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Bush Poll Numbers Make Me Realize: I've Never Trusted Southern White Men in Suits

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According to published reports of the demographic breakdown in President Bush's latest poll numbers, it seems his strongest redoubt of support is among white, conservative, Evangelical Republican men from the South.

Reading those reports gives me an instant flashback of several decades of dealing with that type of person.

I first encountered the proto version of these people at my white, conservative Southern college campus. There were those of us who were opposed to the then-raging Vietnam War, let our views be known, and also rebelled against the establishment by our dress, by our personal appearance, and yes, by the smell of what wafted out from our dorm rooms on Saturday night.

We lived in fear of our R.A.- a rock-ribbed Republican member of a rock-ribbed Republican-dominated, restricted-member fraternity. He patrolled the halls, nose sniffing for those smells, and of music that wasn't preppy.

A semester or two later, it got back to me that the R.A.'s snitching on me cost me a position as editor of our school paper.

I heard later that the prick went to work for a local bank in a suit-and-tie required position.

I know I sound like I am overgeneralizing. Perhaps I am, but there were hundreds of thousands of people like him. You had to have been there.

Then, after graduation came time to look for a job. Our society was in a place where against-the-grain creativity in attitude and grooming achieved wide acceptance. But in job ad after job ad, I kept reading the requirement, "clean-cut." Go on interviews at these offices, and you would see conservative, Southern white men in suits. Obviously, few that were doing the hiring had read "The Greening of America."

About the Evangelical thing, I was more than once suspiciously eyed for my swarthiness, and for a Social Security number that pointed to the fact that I was not native to the climes for which I sought employment. Those who were doing the eyeballing were white males, nattily dressed. Maybe I was perceived as a Yankee liberal, and even a member of a tribe who once killed their Lord. This was before those of that tribe were seen by some Southern evangelicals as to-be-loved, prophesied facilitators of Armageddon.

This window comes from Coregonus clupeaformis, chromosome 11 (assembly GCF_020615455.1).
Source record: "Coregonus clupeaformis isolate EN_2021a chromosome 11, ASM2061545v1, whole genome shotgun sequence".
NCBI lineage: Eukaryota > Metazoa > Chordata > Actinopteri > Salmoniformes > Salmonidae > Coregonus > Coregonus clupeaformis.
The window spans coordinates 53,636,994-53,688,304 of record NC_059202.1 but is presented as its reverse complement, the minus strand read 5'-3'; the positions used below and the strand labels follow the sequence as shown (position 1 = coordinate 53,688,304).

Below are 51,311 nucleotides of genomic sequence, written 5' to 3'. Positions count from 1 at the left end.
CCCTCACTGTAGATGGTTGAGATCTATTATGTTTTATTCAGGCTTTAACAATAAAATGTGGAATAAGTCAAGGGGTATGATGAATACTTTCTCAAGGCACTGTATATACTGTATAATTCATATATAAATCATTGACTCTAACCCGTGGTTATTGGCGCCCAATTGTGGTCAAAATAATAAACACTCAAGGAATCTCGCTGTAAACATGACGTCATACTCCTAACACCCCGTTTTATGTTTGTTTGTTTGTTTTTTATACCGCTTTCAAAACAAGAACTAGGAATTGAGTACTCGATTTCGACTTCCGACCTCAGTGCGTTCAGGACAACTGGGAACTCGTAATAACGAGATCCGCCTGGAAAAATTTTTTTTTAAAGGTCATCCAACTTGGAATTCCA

A few years later, as the 1970s drew to a close, I found myself in a place where my artistic income did not always quite cover all my expenses. It was then that I was introduced to the flintiness and judgementalism of the same group of white, conservative, Republican men. My national writing credits did not matter to those who lacked the foresight to envision that being self-employed was not a weakness, not a manifestation of laziness. And as to the command in their Bible against interest? Conveniently overlooked.

Fast forward to the 1990s. My financial situation was fine, but then, as Bill Clinton came in, I began to notice numerous bumpers with anti-Clinton stickers joined at the hip with Confederate flags. I then started to mumble to myself why it could be that Bill Clinton was pillaried for choosing not to "serve his nation" in Vietnam, while the same people would honor a movement whose success would have cleaved the very nation they attacked Bill Clinton for being a "draft dodger" for. .

At the same time, the metro Atlanta where I lived accelerated the pace of sprawl. Real-estate developers, investors, brokers, Southern white men in suits, generally with Republican tendencies, plotting and conniving to knock down trees and convert farmland to exurban cul de sacs that would quickly fill in with more families headed by conservative Southern white men in suits.

Now, these counties vote overwhelmingly (cough) Republican. GWB is still loved in those places.

But now I monitor those places from a distance.

A decade ago, I got the fuck out, moving to a place where you are less likely to see the type of individual or trend I have been railing about here.

Conservative Evangelical, Southern Republican white men in suits? Not in my hood.

Abundance of Bushies? Where I live, a countable few.

Life is good.